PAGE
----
My foster-cat Parker was the one, other than myself, most affected by Echo’s brief stay with us. This was largely due to her occupation of the library for much of the time. Prior to her planned integration with my beasts, she was restricted to the bathroom, and then, to give her more space and views, to the library. While the kitten was in the latter room, Parker was free to roam the apartment, as he is most of the time when I am present. He hardly goes into the library when he is able to go elsewhere.
One would think then that my sturdy-boy would be untroubled by the introduction of the new kitten. One would be wrong. For the first week or more, Parker seemed to be in a bad mood. He would grumble, often following this with a hiss. Ironically, he sounds when doing this much like Tucker when the latter is annoyed, as he sometimes is at Parker. The orange boy hissed at Echo’s smell and, though he remained friendly, he was clearly out of sorts. He continued to eat and play and cuddle, but there was something different, as though he were preoccupied. He purred less. And he was aggressive with Tucker.
I know what it was, at least in part. After his first couple of weeks with me, Parker stopped following the perma-cats into the library when they entered the room. He became blasé about his new roommates exploring ‘his’ space. But he was the new boy. Then along comes the tiny interloper. Now, Parker is an established member of the household, and this kitten had the gall to live in ‘his’ room for hours on end. She even used his litter-box.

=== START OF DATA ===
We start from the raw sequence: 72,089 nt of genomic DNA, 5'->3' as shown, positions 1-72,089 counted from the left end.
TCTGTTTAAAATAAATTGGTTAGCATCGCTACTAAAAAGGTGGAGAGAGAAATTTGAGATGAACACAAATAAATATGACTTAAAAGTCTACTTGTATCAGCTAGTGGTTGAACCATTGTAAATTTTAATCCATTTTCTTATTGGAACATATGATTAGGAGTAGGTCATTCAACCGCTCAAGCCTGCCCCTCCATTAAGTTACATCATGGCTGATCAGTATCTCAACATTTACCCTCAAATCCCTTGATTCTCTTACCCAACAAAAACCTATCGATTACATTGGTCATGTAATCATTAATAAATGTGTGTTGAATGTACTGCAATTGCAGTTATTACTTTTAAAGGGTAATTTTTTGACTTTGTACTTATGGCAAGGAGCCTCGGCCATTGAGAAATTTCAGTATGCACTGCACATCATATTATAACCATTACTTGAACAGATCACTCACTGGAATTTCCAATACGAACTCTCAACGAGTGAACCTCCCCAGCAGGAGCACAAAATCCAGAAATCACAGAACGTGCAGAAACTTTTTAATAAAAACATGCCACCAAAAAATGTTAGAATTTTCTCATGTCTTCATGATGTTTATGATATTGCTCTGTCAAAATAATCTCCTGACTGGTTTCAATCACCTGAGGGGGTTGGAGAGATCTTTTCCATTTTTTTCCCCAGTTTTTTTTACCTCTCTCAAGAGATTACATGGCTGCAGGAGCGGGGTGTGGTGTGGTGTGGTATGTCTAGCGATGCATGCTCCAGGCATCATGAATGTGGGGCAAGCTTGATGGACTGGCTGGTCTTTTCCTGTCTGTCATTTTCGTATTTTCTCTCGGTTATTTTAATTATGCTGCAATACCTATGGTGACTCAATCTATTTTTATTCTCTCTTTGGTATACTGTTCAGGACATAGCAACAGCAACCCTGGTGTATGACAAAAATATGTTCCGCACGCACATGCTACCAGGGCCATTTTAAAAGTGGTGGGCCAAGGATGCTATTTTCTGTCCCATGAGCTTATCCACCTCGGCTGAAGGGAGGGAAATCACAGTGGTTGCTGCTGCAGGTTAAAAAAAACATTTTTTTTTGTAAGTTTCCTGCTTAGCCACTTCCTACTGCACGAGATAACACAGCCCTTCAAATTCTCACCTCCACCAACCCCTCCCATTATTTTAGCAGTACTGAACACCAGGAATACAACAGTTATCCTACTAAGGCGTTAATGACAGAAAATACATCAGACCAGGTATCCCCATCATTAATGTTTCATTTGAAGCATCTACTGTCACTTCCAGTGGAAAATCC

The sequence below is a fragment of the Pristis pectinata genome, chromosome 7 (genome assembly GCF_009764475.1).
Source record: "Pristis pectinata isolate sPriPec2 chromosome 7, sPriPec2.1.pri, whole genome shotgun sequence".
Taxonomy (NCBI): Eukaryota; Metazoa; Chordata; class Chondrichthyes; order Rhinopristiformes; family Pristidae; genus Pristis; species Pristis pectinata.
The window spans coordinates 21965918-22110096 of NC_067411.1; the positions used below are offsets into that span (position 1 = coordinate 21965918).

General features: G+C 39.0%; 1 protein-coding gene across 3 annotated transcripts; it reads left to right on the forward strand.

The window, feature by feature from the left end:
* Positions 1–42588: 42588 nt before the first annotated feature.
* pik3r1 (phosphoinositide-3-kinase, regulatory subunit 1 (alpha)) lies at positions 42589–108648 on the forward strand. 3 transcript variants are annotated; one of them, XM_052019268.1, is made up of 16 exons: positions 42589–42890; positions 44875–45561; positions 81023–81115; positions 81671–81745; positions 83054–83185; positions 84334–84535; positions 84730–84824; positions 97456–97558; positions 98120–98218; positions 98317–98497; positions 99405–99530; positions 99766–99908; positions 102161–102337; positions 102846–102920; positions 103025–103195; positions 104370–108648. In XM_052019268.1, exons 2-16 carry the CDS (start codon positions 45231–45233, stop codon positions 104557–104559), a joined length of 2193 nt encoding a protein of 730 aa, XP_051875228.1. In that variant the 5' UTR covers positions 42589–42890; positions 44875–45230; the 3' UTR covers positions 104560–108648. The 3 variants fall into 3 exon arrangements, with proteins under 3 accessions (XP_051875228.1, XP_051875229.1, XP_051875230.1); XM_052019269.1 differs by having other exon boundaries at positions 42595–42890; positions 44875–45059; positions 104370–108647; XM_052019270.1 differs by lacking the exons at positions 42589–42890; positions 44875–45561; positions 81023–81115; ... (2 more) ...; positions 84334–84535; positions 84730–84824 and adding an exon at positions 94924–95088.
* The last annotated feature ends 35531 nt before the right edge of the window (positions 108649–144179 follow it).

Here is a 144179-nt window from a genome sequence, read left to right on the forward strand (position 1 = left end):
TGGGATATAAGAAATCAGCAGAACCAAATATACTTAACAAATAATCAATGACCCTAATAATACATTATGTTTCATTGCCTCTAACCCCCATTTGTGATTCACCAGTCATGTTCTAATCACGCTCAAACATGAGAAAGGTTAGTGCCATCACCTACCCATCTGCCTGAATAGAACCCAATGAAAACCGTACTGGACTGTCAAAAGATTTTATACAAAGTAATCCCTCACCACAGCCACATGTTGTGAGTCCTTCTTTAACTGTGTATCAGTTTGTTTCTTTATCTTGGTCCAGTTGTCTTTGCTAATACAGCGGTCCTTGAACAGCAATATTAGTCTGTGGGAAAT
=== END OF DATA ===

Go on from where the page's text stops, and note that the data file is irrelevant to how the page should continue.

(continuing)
Parker continued to eat and sleep in the library. I wanted to maintain his habits to ensure regularity of rest and digestion. But he would often lie at the closed door while Echo was inside, and the time that he thought I was feeding his bedtime snack to the new girl, he became quite upset, even though his food was to come on schedule an hour later.
I understood this and tried to mitigate it with more attention. And if Echo had been integrated with the others, Parker’s attitude would slowly have changed, as the kitten would not have been restricted to the library so much. But Parker would not be mollified under the conditions that prevailed.
Now that Echo has moved on to broader horizons, Parker is making up for lost time. He has never been so affectionate, even as friendly as he has been in the past. He jumps up on the couch after dinner to lean on my lap, and wanders over to me at irregular intervals, just to arch his back against my leg and ask for attention. He lies against my feet while I wash the dishes. And his purr is back. He purrs and kneads the air with his paws and is happy once more.
At the time, there was little more I could do for Parker. I have noticed this with many of the resident cats who were confronted with a new addition to the household, going all the way back to Tungsten’s reaction to Josie. They recover, of course; even the most sensitive cats, like Tucker, though they may not like newcomers, eventually settle down once more. But it shows how affected they can be by change, perhaps how insecure they are. Parker may have thought he was being replaced: a new orange cat, younger, squeakier - this year’s model. And I had to spend quite a bit of my time with Echo.
If I need once more to shelter a new cat in the already crowded, if cosy, apartment, I will be better prepared for the challenge of it. I will be prepared for the Parker Effect.